It is often hailed as a natural, healthy sweetener – but in most cases, honey bought from supermarkets today is simply sugar syrup with no nutritional value at all. To reap the true benefits of what was dubbed ‘the food of the gods’ by the Ancient Greeks, you have to look for the raw variety.
Perfectly clear honey has usually undergone a process of ultrafiltration and pasteurisation, which involves heating and passing it through a fine mesh, to ensure it remains runny at any temperature. This strips away many of the unique chemicals and compounds that make it a nutritious and healing health food.
There is no law that requires a beekeeper or factory to specify whether the honey is raw. Non-EU honeys are often treated with the antibiotic chloramphenicol, a substance that can be dangerous to pregnant mothers. Chinese honey was banned from being imported to EU member countries in 2002 for precisely this reason.
Even the word ‘organic’ on a label does not guarantee that a honey is raw. Unless the jar specifies that it is raw, look for a cloudy honey with a white residue of pollen sitting on the top of the jar. Raw honey might crystallise over time, but this is not a sign of rot – raw honey is a natural preservative. The jar just needs to be submerged in a bowl of hot water for 15 minutes to liquefy the contents. You should be able to find raw honey at most supermarkets.
Raw honeys vary in colour because of the flowers from which the bees obtain their nectar, pollen and resin. The darker the colour, the higher the level of antioxidants.
Raw honey is particularly high in polyphenols, an antioxidant that has been linked to a reduced risk of cancer, lowering blood cholesterol and combating heart disease. The darkest varieties of honey include heather and hedgerow honey, which have a polyphenol content of 201mg per gram. In contrast, rapeseed oil honey, known in supermarkets as ‘blossom honey’, trails behind at just 71mg per gram.
The white ring of pollen on the top contains B vitamins, Vitamins C, D and E as well as minerals and 31 other antioxidants, although to get close to your recommended daily amounts of each nutrient you need a pollen supplement.
Unfiltered honey also contains a powerful substance called propolis, nicknamed bee penicillin, which is made from the resin that oozes from trees. Bees mix this resin with their saliva to create an antibacterial, antiviral and antifungal ‘wallpaper’ to ensure disease cannot enter their hives. Traces of this brown substance break off into the raw honey to make it naturally antibacterial.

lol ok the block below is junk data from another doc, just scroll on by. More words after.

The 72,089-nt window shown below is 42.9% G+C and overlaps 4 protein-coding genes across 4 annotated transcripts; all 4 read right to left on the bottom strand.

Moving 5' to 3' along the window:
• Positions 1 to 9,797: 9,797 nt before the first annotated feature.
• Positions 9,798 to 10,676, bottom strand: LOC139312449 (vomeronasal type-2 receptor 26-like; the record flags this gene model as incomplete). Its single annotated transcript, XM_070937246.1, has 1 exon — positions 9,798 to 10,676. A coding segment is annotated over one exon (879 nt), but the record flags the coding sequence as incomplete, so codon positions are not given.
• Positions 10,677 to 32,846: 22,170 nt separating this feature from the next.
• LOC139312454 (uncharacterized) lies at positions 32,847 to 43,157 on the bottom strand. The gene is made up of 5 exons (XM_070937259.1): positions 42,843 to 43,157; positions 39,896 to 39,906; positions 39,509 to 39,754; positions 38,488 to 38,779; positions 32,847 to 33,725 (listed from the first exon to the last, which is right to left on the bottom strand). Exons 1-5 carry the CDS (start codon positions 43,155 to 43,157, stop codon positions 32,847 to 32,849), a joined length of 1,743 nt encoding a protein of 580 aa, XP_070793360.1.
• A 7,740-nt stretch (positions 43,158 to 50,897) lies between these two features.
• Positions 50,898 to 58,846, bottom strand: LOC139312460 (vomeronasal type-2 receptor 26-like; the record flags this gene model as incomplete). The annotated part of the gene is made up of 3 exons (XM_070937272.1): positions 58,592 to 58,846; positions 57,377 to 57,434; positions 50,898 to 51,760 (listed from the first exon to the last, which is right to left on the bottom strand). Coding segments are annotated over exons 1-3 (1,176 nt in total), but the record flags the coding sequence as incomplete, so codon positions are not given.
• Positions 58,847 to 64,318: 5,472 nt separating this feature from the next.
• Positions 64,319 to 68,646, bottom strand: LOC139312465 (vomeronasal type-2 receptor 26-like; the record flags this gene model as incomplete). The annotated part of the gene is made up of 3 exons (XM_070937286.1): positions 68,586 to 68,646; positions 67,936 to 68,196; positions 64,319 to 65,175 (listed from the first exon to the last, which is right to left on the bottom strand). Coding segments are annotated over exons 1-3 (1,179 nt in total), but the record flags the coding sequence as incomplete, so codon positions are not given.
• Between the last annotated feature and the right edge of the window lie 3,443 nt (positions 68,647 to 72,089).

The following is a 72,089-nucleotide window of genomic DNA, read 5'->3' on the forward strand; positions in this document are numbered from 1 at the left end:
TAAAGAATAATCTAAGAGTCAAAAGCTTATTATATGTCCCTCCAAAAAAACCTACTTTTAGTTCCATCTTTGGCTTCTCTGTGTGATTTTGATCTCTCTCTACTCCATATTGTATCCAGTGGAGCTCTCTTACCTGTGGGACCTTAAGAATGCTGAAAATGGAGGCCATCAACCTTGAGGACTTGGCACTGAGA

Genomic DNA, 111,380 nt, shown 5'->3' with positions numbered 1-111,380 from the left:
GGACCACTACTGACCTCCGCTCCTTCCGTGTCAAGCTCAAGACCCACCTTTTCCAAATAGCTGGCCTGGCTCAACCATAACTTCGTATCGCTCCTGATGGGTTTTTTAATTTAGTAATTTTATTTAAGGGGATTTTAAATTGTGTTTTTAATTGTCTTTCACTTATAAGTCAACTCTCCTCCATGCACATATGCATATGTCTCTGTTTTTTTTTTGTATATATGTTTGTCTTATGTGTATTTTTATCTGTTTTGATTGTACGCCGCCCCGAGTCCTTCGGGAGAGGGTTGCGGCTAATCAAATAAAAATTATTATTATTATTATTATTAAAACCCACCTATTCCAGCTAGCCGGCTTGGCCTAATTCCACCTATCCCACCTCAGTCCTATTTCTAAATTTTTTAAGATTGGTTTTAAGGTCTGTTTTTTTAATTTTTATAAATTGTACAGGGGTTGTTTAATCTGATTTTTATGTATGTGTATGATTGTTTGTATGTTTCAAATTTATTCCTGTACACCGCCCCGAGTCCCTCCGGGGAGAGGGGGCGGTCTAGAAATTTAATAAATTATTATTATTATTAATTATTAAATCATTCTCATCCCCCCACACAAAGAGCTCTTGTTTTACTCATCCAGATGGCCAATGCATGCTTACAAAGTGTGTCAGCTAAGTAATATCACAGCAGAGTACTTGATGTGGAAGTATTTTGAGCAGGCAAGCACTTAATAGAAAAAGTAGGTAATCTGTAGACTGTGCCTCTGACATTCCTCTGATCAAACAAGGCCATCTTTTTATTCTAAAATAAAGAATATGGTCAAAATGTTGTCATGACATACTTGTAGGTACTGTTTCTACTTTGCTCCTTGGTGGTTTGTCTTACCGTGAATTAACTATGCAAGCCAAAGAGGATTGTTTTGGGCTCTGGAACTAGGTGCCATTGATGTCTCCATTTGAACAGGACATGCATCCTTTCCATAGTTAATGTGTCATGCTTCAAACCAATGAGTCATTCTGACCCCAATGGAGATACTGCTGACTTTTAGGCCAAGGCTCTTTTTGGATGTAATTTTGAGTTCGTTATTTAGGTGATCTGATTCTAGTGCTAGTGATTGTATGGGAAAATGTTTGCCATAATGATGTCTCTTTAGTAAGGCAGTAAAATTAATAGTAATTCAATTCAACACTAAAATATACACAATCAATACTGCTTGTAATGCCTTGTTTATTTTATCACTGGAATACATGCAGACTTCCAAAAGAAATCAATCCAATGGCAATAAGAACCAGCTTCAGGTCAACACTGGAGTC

Bees also add the enzyme glucose oxidase to honey. When this comes into contact with moisture, it releases low levels of antiseptic hydrogen peroxide, which can kill bacteria but does not damage skin tissue.
The University of Waikato in New Zealand found that when raw honey was applied to MRSA infected antibiotic-resistant wounds, they became sterile and healed so quickly that patients could leave hospital weeks earlier. Scarring was minimised because peeling back a dressing glazed in honey – as opposed to a dry bandage – did not disturb the new tissue underneath. If you suffer a minor wound or burn, glaze a bandage with raw honey and cover. Change the glazed bandage every 24 hours and any cuts or signs of infection should disappear within a week (if not, see a doctor).
While manuka honey – a variety produced using only nectar and pollen from the manuka bush in New Zealand – gets the majority of press for being antibacterial, a good-quality raw UK honey will also be powerfully antibacterial and can kill E.coli and MRSA.
Unprocessed honey aids digestion as it is prebiotic (stimulating the growth of healthy bacteria in the gut) and contains probiotics (the ‘good’ bacteria that help maintain a healthy digestive system). The University of Lund in Sweden found that raw honey contains bifidobacteria and Lactobacilli, which prevent stomach upsets. Eating raw honey daily has also been shown to be effective in treating and preventing gastric ulcers because it fights the Helicobacter pylori bacteria that trigger the ulcer.
Honey is a better energy source than white sugar. While one teaspoon of honey contains 22 calories and sugar just 15, the sweetness of honey is greater so you need less. But what makes honey ideal as fuel for exercise is the combination of glucose (pure sugar) and fructose (pre-digested sugar from fruits), which provides instant and slower-burning energy, as opposed to the pure sucrose of sugar.
The Glycaemic Index (rate at which sugar enters the bloodstream) of sugar is high at 61, while raw honey is 35. A study at the University of Memphis found that cyclists who drank honey and glucose solution instead of sugar-laden energy drinks finished a 38-mile race on average three minutes faster. If you are going on a bike ride, drink two of teaspoons of raw honey and two teaspoons of sugar mixed into a bottle of warm water and allowed to cool.
Raw honey’s anti-inflammatory properties can help soothe chronic skin conditions. Cleopatra famously bathed in milk and honey because of their skin-softening qualities – honey is a natural emollient as it is humectant (it attracts water). Melting half a jar of raw honey into a warm bath will promote healing in patients suffering with skin conditions such as psoriasis or eczema, too. Mixed with olive oil, raw honey applied to the scalp is also a great tonic for those suffering with a seborrheic dermatitis (a flaky scalp condition).